I am a visual, aural, read/write, kinaesthetic, introvert, extravert, sensing, intuitive, analytic, thinking, feeling, judging, perceiving, independent, dependent, collaborative, competitive, participant, avoidant, wholist, analytic, verbalizing, imaging, visualizing, deductive, synthetic, expansive, serialist, holist, field-dependent, field-independent, intrinsically motivated, extrinsically motivated, impulsive, reflexive, convergent, divergent, levelling, sharpening, concrete-sequential, concrete-random, abstract-sequential, abstract-random, assimilating, exploring, adaptive, innovative, reproductive, experiencing, thinking, doing, reflective, directed, self-directed, undirected, application-directed, meaning-directed, deep, surface, strategic, apathetic, elaborative, impulsive, concrete, independent, self-assertive, cerebral, affective, type 1, type 2, type 3, global, scanning, focusing, physical, logical, social, solitary, musical-rhythmic, interpersonal, intrapersonal, spatial, body, active, common sense, dynamic, imaginative, quadrant 1, quadrant 2, quadrant 3, quadrant 4, theorizing, organizing, humanitarian, legislative, judicial, executive, tactile, pragmatic, versatile learner.
My birth sign is Aquarius, and I was born in the Year of the Rat.
It appears that 97% of American teachers actually believe in learning styles, by which I mean the belief that there are persistent traits describing how people learn that can be used to determine the best way to teach them. This is despite at least most, if not all, of the many scores of such theories existing somewhere between astrology and fairies in terms of evidence for their relevance or applicability in real life learning. Though there may be ever-shifting conditions under which we may at times prefer one or other of whatever learning styles the theory we like offers – this may be a source of the persisting appeal of the idea – there is no reliable evidence that this is in any way relevant to whether or not we will learn better or worse (whatever we think that means) when offered a learning experience that is tailored to that preference. It’s not by any means for want of trying – countless studies exist, and that’s not counting probably many more that never saw the light of day because they had only null results to report and so were not deemed worthy of publication – so the obvious conclusion to be drawn is that these theories are most likely false.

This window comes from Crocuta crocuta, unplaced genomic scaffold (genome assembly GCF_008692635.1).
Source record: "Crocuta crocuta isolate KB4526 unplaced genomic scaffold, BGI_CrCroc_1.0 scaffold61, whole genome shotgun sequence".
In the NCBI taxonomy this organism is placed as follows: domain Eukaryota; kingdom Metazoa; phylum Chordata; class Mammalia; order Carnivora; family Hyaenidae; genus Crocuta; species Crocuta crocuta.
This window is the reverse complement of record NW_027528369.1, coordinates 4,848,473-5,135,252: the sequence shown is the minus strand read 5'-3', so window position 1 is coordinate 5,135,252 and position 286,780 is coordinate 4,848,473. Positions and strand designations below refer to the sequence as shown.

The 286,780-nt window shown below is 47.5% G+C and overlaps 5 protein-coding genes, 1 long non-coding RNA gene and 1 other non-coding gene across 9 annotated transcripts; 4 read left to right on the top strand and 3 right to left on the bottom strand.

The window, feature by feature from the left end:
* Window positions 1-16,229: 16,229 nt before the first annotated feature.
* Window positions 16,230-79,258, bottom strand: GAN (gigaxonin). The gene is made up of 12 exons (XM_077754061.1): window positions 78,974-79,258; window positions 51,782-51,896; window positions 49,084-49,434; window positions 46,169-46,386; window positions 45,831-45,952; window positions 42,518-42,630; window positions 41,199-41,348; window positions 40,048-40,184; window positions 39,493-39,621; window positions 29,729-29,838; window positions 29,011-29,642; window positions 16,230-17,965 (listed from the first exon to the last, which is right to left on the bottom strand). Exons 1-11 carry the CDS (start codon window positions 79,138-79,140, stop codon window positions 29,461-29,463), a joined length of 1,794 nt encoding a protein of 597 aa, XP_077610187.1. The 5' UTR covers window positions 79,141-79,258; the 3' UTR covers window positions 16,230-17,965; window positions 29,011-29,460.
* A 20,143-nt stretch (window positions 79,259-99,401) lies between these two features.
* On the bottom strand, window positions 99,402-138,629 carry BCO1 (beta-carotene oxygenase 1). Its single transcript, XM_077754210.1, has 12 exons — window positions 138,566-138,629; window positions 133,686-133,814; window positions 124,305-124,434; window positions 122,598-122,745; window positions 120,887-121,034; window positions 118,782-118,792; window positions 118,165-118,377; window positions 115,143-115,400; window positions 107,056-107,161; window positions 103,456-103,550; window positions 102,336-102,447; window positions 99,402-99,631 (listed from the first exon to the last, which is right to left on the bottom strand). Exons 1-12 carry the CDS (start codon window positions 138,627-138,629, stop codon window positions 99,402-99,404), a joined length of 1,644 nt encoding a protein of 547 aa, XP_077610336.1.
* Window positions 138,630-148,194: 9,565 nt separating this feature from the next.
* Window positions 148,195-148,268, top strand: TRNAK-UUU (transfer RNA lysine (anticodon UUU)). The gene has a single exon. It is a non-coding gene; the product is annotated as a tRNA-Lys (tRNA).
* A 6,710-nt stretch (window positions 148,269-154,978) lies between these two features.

It wouldn’t be so worrying were it not that there is evidence that such beliefs are harmful to learners and, even if there were not, then the time, effort, and money put into trying to use them would be far better spent on things that actually might work.
In the extremely unlikely event that it were one day proven that an individual has a persistent style of learning that, when we teach to that style, consistently leads to improved learning (however we measure that), then it would be my duty as a teacher to try to teach them to learn in other ways, because here’s the thing: the real world in which we are and must be lifelong learners doesn’t come neatly packaged in ways that fit your learning style. We can all learn to learn in all the ways that I list above, and then some, and we can all become better and smarter by applying the right strategy at the right time. We therefore need to cultivate as many diverse learning strategies as we can, and learn when to use them. That’s just common sense which, as it happens and surprisingly enough, is itself a learning style, according to the 4MAT model.